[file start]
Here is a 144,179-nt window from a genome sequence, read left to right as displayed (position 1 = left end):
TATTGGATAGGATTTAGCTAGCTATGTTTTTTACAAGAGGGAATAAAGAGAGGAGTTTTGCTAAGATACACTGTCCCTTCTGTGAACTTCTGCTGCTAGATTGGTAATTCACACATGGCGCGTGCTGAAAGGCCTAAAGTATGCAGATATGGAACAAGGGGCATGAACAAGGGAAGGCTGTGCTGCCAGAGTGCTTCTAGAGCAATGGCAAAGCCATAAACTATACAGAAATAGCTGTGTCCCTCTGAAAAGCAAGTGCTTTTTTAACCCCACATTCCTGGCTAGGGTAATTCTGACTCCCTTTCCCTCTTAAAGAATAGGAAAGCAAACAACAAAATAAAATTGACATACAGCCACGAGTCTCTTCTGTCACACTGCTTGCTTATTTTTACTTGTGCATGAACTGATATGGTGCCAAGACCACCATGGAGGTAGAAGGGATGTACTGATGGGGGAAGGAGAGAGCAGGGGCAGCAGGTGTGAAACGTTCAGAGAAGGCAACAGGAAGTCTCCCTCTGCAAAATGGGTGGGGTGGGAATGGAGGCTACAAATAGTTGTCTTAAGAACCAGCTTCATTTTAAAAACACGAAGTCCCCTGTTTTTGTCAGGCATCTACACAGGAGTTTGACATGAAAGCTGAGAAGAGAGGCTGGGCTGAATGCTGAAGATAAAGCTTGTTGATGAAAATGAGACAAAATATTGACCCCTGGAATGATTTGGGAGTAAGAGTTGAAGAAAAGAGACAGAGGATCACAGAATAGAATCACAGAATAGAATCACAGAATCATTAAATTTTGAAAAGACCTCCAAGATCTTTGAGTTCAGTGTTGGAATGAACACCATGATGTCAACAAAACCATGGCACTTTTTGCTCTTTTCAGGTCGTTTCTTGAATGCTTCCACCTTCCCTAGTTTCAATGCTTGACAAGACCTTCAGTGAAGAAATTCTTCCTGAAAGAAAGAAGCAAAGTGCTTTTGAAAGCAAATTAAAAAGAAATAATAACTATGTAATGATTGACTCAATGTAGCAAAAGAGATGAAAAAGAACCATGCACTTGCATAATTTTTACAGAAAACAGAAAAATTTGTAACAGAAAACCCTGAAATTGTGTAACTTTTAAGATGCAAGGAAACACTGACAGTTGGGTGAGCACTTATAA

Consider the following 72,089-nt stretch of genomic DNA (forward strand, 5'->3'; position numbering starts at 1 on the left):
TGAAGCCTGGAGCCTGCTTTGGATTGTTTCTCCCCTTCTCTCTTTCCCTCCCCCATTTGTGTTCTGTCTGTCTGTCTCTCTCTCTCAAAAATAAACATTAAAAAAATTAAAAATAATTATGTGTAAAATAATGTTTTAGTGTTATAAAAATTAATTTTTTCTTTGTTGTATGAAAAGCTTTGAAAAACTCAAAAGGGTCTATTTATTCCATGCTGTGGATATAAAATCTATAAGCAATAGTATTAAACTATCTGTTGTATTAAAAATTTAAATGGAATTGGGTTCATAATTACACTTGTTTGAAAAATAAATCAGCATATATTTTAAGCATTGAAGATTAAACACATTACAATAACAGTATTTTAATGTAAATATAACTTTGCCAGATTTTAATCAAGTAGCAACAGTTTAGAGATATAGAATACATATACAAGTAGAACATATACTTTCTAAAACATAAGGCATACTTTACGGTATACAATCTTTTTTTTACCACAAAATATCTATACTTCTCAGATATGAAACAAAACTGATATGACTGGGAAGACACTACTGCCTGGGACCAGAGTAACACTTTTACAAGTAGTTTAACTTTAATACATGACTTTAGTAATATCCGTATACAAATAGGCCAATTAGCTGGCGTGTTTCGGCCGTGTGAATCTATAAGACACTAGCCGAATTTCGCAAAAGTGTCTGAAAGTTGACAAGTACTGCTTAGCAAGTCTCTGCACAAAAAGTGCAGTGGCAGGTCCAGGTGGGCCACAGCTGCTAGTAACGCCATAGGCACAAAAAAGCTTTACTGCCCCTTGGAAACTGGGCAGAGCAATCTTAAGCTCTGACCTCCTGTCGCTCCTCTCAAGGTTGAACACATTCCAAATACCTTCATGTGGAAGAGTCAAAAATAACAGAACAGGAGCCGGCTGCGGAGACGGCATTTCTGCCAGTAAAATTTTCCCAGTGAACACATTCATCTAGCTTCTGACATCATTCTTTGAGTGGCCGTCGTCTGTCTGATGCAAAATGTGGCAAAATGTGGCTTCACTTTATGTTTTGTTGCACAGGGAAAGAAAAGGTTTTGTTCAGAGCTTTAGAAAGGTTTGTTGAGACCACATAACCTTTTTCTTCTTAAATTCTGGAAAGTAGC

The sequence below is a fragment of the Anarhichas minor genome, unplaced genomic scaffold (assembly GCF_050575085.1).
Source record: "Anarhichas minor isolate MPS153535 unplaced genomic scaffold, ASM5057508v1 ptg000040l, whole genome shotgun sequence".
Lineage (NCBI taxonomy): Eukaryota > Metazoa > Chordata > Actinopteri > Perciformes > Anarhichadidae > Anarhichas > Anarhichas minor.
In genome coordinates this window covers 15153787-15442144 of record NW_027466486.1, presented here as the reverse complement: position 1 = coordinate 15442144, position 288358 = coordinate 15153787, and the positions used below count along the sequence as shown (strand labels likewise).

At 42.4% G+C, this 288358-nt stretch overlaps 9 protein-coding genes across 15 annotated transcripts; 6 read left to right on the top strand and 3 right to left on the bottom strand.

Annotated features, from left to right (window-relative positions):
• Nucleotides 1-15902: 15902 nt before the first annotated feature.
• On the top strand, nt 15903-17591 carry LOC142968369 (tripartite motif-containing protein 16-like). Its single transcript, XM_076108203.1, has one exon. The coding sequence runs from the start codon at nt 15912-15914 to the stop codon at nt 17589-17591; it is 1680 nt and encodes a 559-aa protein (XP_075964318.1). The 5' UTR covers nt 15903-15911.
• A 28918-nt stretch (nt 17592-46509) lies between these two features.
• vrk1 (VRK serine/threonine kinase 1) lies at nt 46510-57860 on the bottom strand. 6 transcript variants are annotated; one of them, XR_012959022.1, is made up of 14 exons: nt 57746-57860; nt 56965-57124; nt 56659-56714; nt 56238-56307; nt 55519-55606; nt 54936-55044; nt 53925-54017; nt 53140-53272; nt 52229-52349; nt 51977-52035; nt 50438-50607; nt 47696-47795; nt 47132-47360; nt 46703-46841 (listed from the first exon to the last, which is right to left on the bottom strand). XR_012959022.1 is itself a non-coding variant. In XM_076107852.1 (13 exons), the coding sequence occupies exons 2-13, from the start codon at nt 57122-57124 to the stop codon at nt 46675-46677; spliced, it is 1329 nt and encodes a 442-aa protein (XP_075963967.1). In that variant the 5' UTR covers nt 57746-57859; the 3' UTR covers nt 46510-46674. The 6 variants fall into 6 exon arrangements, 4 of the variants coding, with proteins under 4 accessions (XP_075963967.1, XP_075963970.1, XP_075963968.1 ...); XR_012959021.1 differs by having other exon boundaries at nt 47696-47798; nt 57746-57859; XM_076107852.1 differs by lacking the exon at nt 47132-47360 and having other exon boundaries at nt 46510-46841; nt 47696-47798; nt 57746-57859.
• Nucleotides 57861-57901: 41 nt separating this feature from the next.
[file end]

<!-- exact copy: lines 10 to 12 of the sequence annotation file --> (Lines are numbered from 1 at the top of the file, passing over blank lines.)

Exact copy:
Annotated features, from left to right (window-relative positions):
• Nucleotides 1-15902: 15902 nt before the first annotated feature.
• On the top strand, nt 15903-17591 carry LOC142968369 (tripartite motif-containing protein 16-like). Its single transcript, XM_076108203.1, has one exon. The coding sequence runs from the start codon at nt 15912-15914 to the stop codon at nt 17589-17591; it is 1680 nt and encodes a 559-aa protein (XP_075964318.1). The 5' UTR covers nt 15903-15911.